The administration is cutting off grants that would help support virology laboratories in Wuhan, China, the city where the coronavirus outbreak began, and is looking into scientific collaborations undertaken there by the University of Texas.

Senior aides, led by Secretary of State Mike Pompeo , have asked intelligence agencies to continue looking for any evidence to support an unsubstantiated theory that the pandemic might be the result of an accidental lab leak, even though analysts have said they most likely will not find proof.

The open rivalry between the two nations has taken on a harder and much darker shading in the months since the new coronavirus spread from a metropolis on the yangtze river across the globe, speeding up efforts by hard-liners in both Washington and Beijing to execute a so-called decoupling of important elements of the relationship.

The bitter information war over the virus has become a core part of the competition, but the Trump administration’s efforts to counter China have sharpened across the board. That is partly in response to what administration officials say are China’s own aggressive moves, including the pushing of anti-America disinformation worldwide, increased military activity in the South China Sea and clampdowns on freedoms in the semiautonomous global financial city of Hong Kong.

Mr. Trump’s campaign aides and Republican lawmakers also aim to amplify criticism of China partly to deflect from the administration’s own record on the pandemic , especially as the general election in November approaches.

China is likely to emerge from the recession caused by the pandemic faster than other nations. The United States – still reeling from the virus, with more than one million infected and (more than) , (dead) – will probably rely on economic activity in Asia to help prop up its own economy. Part of that involves getting Beijing to comply with a trade agreement signed in January.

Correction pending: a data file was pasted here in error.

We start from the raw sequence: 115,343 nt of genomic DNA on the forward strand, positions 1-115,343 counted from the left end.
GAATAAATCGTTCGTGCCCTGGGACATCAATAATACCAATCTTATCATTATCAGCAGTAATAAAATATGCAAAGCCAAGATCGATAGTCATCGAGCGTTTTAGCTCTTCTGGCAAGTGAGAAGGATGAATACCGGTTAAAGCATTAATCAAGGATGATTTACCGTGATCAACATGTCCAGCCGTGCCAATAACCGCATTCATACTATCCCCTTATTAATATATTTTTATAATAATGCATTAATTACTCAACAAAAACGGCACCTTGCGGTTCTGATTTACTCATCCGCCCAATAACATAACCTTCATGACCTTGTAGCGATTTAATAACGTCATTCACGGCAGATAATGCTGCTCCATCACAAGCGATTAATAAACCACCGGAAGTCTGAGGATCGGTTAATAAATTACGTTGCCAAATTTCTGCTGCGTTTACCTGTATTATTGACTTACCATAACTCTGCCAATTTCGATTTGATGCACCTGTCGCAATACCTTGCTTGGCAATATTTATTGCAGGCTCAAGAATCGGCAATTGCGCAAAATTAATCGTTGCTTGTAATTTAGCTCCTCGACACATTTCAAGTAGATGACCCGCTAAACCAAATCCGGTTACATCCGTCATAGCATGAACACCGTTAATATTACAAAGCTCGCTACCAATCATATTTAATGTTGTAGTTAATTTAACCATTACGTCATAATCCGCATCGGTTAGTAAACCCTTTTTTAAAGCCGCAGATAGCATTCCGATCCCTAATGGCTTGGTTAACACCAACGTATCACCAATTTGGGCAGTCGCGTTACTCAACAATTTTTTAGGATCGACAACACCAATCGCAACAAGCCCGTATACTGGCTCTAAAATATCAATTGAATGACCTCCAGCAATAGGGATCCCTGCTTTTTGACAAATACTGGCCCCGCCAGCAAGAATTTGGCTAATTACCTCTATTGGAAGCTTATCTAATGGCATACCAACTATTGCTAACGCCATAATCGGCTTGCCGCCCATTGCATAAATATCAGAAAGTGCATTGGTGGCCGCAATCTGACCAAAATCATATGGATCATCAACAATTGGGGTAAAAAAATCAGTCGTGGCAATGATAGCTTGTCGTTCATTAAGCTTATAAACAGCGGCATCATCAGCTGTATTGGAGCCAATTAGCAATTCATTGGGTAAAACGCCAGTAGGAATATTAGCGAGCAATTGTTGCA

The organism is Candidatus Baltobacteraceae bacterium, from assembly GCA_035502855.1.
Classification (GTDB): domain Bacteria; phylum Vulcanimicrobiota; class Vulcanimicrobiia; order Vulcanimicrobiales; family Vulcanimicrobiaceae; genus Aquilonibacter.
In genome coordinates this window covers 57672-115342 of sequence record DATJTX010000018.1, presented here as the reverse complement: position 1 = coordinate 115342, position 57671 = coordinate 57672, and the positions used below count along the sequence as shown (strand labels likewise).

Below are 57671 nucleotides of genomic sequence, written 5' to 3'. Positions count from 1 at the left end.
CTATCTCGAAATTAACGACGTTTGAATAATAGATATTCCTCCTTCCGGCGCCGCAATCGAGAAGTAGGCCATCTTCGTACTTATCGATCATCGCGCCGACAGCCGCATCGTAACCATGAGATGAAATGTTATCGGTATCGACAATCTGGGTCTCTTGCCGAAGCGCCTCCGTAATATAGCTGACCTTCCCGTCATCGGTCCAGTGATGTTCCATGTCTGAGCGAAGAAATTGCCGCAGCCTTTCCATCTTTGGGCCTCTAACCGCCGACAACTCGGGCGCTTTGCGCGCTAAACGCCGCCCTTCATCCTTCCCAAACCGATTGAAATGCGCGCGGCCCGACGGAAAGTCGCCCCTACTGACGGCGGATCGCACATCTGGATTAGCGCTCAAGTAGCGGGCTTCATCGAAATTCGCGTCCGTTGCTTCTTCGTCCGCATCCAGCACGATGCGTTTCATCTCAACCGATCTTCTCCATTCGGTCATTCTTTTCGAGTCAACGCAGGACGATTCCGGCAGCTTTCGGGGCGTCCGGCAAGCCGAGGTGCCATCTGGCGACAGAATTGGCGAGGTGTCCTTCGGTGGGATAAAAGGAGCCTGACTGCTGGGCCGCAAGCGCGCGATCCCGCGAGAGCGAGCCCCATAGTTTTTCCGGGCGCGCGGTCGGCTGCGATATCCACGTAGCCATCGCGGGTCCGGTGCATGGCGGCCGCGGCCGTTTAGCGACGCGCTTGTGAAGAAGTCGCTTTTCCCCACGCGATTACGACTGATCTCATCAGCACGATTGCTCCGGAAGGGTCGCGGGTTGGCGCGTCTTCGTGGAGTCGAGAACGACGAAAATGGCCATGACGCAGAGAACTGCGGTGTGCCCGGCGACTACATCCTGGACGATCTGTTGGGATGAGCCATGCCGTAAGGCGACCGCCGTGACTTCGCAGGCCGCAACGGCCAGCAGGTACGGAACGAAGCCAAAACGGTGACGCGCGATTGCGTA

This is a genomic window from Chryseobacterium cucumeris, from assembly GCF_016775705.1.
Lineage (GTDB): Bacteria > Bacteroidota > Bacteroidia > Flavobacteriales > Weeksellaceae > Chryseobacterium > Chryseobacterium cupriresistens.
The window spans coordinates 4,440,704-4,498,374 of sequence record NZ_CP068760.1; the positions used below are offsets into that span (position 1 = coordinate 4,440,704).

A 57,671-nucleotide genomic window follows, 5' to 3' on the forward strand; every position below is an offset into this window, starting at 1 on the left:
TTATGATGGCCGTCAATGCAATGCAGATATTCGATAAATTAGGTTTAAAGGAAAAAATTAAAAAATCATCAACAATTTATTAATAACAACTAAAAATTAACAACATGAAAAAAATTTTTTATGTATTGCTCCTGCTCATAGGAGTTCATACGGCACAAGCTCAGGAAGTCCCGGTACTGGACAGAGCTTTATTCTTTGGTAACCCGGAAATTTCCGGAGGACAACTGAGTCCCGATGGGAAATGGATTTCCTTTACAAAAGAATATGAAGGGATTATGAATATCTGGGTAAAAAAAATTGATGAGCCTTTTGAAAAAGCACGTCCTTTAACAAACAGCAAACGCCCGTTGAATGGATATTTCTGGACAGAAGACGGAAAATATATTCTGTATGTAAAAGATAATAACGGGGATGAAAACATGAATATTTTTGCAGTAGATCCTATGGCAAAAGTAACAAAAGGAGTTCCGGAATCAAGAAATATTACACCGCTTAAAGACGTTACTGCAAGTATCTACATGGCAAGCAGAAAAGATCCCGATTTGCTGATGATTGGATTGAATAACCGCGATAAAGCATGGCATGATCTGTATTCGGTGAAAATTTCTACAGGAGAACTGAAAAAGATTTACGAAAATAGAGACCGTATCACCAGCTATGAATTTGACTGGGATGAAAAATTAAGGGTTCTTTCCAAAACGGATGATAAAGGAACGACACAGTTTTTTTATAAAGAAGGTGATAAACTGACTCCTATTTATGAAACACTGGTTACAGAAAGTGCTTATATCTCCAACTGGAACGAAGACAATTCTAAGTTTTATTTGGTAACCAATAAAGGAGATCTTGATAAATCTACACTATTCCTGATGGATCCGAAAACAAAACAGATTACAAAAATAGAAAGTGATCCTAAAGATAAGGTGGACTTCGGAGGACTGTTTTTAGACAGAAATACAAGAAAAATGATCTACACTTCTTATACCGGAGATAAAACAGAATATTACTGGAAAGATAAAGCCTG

US states tentatively start getting back to business.

Nearly a dozen US states tentatively returned to public life on Friday, the first mass reopening of businesses since the pandemic brought America to a standstill six weeks ago. But there were clashes across the country over how, when and even whether it should be done.

Texas lifted stay-at-home orders for its 42 million residents. In Houston, the Galleria mall was open again, but ample close-in parking suggested that some customers were wary of returning. In Mobile, Ala., A venerable boutique decided to reopen with one dressing room, to be disinfected between uses.

Diners will soon return to South Carolina restaurants, though not indoors: Gov. Henry McMaster announced on Friday that he would ease more restrictions as of Monday , with restaurants , which have been limited to takeout and delivery, allowed to serve diners outdoors.
Iowa loosened restrictions in some counties, but not others. In Davenport, which is still under restrictions, Glory Smith questioned that logic, since the virus does not respect county boundaries.